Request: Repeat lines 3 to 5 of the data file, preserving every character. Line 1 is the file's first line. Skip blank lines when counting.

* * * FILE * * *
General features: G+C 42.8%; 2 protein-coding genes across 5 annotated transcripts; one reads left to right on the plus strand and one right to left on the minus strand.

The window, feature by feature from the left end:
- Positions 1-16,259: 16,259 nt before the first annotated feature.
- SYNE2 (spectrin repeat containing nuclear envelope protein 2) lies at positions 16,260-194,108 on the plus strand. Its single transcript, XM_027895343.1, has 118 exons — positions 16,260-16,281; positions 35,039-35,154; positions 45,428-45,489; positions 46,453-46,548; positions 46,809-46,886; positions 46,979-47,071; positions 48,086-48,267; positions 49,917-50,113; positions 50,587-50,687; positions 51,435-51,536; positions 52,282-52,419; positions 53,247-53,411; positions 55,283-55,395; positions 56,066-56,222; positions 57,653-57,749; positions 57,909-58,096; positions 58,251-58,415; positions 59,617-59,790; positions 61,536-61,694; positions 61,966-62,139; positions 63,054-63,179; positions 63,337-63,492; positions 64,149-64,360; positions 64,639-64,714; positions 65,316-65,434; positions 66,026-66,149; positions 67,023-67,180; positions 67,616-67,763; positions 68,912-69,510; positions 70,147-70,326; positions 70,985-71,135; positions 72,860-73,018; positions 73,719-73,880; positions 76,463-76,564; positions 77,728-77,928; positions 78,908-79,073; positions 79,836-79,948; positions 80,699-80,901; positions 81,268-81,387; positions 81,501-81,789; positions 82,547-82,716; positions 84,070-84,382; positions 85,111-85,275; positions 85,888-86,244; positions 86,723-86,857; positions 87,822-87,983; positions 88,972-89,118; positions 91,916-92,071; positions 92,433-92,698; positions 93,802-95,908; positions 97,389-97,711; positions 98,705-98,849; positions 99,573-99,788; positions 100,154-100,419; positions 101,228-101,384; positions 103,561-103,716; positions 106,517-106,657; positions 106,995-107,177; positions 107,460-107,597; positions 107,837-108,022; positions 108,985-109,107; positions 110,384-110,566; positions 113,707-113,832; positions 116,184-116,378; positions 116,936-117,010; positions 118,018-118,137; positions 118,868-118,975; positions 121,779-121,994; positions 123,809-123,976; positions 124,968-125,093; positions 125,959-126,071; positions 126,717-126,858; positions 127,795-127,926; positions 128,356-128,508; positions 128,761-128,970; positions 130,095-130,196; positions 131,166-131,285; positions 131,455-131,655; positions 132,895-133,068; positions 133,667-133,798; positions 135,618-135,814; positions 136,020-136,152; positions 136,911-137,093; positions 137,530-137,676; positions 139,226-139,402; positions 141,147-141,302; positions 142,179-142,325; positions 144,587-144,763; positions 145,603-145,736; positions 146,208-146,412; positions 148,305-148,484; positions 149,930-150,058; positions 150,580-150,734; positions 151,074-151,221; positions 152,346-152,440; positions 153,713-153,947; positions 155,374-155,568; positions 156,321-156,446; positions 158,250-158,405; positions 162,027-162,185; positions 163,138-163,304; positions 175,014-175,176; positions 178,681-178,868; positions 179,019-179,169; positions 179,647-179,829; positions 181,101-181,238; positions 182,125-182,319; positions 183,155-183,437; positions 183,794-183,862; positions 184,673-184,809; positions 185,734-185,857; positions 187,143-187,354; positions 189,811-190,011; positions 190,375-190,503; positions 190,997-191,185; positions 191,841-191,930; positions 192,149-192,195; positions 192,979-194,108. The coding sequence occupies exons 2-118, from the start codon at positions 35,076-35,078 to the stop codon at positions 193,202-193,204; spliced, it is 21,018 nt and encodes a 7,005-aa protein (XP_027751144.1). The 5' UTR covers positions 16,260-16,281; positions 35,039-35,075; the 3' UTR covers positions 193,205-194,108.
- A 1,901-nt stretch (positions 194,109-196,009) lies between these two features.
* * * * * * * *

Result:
- Positions 1-16,259: 16,259 nt before the first annotated feature.
- SYNE2 (spectrin repeat containing nuclear envelope protein 2) lies at positions 16,260-194,108 on the plus strand. Its single transcript, XM_027895343.1, has 118 exons — positions 16,260-16,281; positions 35,039-35,154; positions 45,428-45,489; positions 46,453-46,548; positions 46,809-46,886; positions 46,979-47,071; positions 48,086-48,267; positions 49,917-50,113; positions 50,587-50,687; positions 51,435-51,536; positions 52,282-52,419; positions 53,247-53,411; positions 55,283-55,395; positions 56,066-56,222; positions 57,653-57,749; positions 57,909-58,096; positions 58,251-58,415; positions 59,617-59,790; positions 61,536-61,694; positions 61,966-62,139; positions 63,054-63,179; positions 63,337-63,492; positions 64,149-64,360; positions 64,639-64,714; positions 65,316-65,434; positions 66,026-66,149; positions 67,023-67,180; positions 67,616-67,763; positions 68,912-69,510; positions 70,147-70,326; positions 70,985-71,135; positions 72,860-73,018; positions 73,719-73,880; positions 76,463-76,564; positions 77,728-77,928; positions 78,908-79,073; positions 79,836-79,948; positions 80,699-80,901; positions 81,268-81,387; positions 81,501-81,789; positions 82,547-82,716; positions 84,070-84,382; positions 85,111-85,275; positions 85,888-86,244; positions 86,723-86,857; positions 87,822-87,983; positions 88,972-89,118; positions 91,916-92,071; positions 92,433-92,698; positions 93,802-95,908; positions 97,389-97,711; positions 98,705-98,849; positions 99,573-99,788; positions 100,154-100,419; positions 101,228-101,384; positions 103,561-103,716; positions 106,517-106,657; positions 106,995-107,177; positions 107,460-107,597; positions 107,837-108,022; positions 108,985-109,107; positions 110,384-110,566; positions 113,707-113,832; positions 116,184-116,378; positions 116,936-117,010; positions 118,018-118,137; positions 118,868-118,975; positions 121,779-121,994; positions 123,809-123,976; positions 124,968-125,093; positions 125,959-126,071; positions 126,717-126,858; positions 127,795-127,926; positions 128,356-128,508; positions 128,761-128,970; positions 130,095-130,196; positions 131,166-131,285; positions 131,455-131,655; positions 132,895-133,068; positions 133,667-133,798; positions 135,618-135,814; positions 136,020-136,152; positions 136,911-137,093; positions 137,530-137,676; positions 139,226-139,402; positions 141,147-141,302; positions 142,179-142,325; positions 144,587-144,763; positions 145,603-145,736; positions 146,208-146,412; positions 148,305-148,484; positions 149,930-150,058; positions 150,580-150,734; positions 151,074-151,221; positions 152,346-152,440; positions 153,713-153,947; positions 155,374-155,568; positions 156,321-156,446; positions 158,250-158,405; positions 162,027-162,185; positions 163,138-163,304; positions 175,014-175,176; positions 178,681-178,868; positions 179,019-179,169; positions 179,647-179,829; positions 181,101-181,238; positions 182,125-182,319; positions 183,155-183,437; positions 183,794-183,862; positions 184,673-184,809; positions 185,734-185,857; positions 187,143-187,354; positions 189,811-190,011; positions 190,375-190,503; positions 190,997-191,185; positions 191,841-191,930; positions 192,149-192,195; positions 192,979-194,108. The coding sequence occupies exons 2-118, from the start codon at positions 35,076-35,078 to the stop codon at positions 193,202-193,204; spliced, it is 21,018 nt and encodes a 7,005-aa protein (XP_027751144.1). The 5' UTR covers positions 16,260-16,281; positions 35,039-35,075; the 3' UTR covers positions 193,205-194,108.
- A 1,901-nt stretch (positions 194,109-196,009) lies between these two features.